1. Quilter | | #6

        I'm in Canada - in the U.S. I think the Husqvarna's are sold as Vikings although I could be wrong about that.  I initially made the choice because my local quilt shop sells the brand and provides excellent customer support - something I consider to be really important because I live in northern BC and servicing can present problems if you buy a brand that doesn't have a local dealer. Well, that and the fact that I had a very basic Husqvarna that I'd used for years and considered it to be an excellent little workhorse.  When I decided to upgrade I wanted a machine that could use all my existing attachments.  I passed the older machine on to my oldest daughter who was struggling with an old Kenmore that sucked material down into the throat on a regular basis. 

        1. sueb | | #7

          You're right, Husqvarna and Viking are the same.  I had a Husqvarna Rose digital embroidery machine for a few years and I thought it was a terrible machine.  It wouldn't sew over several layers and it never worked right even after having it serviced and cleaned regularly.  That's why I bought the Juki, non digital machine - no bells and whistles but it does sew over anything I give it, even leather straps with no problem.  I do have a Husqvarna 910 serger though and it's a great machine.  It could be that the Rose machine (which I don't know if they actually make anymore) was just a lemon.

  4. applepie767 | | #8

    I have a Pfaff 2054 which is unsurpassed for quilting and denim work. Please try one at a dealer after you read about it at the Pfaff.com website. I believe the new model is 2056. Shelley

  5. diday | | #9

    Raven2run, yes, there's a jeans foot for Bernina (though you didn't say which model you're using). Here's a link for it http://tinyurl.com/87lt2. If the link doesn't work go to http://www.berninausa.com and use search keyword "jeans." A jeans foot would certainly be much less expensive than a brand new machine.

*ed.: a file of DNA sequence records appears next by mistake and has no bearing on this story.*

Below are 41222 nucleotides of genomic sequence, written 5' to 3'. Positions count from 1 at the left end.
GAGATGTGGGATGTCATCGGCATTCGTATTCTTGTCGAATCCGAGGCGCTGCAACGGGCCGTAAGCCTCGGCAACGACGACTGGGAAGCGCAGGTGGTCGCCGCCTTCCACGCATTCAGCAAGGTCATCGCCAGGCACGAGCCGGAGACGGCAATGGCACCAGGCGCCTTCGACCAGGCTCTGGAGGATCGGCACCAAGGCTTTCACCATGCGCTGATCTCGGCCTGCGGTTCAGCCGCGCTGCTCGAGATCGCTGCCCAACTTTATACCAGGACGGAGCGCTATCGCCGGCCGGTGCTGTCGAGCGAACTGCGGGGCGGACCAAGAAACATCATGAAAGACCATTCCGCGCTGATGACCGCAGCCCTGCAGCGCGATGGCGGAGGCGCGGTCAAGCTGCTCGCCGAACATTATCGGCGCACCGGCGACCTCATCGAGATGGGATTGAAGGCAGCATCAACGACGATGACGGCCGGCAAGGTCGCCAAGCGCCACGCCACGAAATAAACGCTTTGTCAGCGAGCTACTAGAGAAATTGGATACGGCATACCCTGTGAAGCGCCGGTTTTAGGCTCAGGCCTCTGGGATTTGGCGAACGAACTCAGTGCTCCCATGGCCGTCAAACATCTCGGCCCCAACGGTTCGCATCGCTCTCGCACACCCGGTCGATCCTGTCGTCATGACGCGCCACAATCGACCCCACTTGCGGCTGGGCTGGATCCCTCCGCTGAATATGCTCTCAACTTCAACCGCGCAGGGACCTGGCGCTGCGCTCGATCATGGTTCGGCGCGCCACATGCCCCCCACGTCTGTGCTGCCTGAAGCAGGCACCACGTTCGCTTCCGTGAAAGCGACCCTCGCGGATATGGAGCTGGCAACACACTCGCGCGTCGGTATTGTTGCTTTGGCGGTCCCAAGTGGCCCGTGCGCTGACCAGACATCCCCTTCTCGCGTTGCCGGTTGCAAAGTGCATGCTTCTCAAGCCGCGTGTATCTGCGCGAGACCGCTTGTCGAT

6. Desiderata | | #10

    Hi, get the Jeans foot mentioned before and then take an old credit card folded over, place this behind and underneath the presserfeet when you come to the crossed seams or 'bump'. This will prevent the back of the presser-foot from hanging downwards, level it out with the front going over the seam and your task will be much easier. You might have to reinsert the card once or twice until you are over the 'bump'. Some people hammer the 'bump' to flatten it before sewing.

    Remember also to use a large jeans needle, IMHO, a size 90 will NOT be adequate enough. Go for 100 or even better 110.

    You didn't say what model Bernina you have. The lower end Berninas are made in Asia. The computerised models are made in Switzerland by Bernina.

    Hope this helps. If not I may be able to offer further suggestions.

    1. raven2run | | #11

      Ah Desiderata~

      You have given me something to work with! I will keep you in mind. Thanks!!

This post is archived.

Threads Insider

Get instant access to hundreds of videos, tutorials, projects, and more.

Start Your Free Trial

Already an Insider? Log in

Conversational Threads

Recent Posts and Replies

  • |
  • |
  • |
  • |
  • |
  • |

Threads Insider Exclusives

View All
View All

Highlights

Shop the Store

View All
View More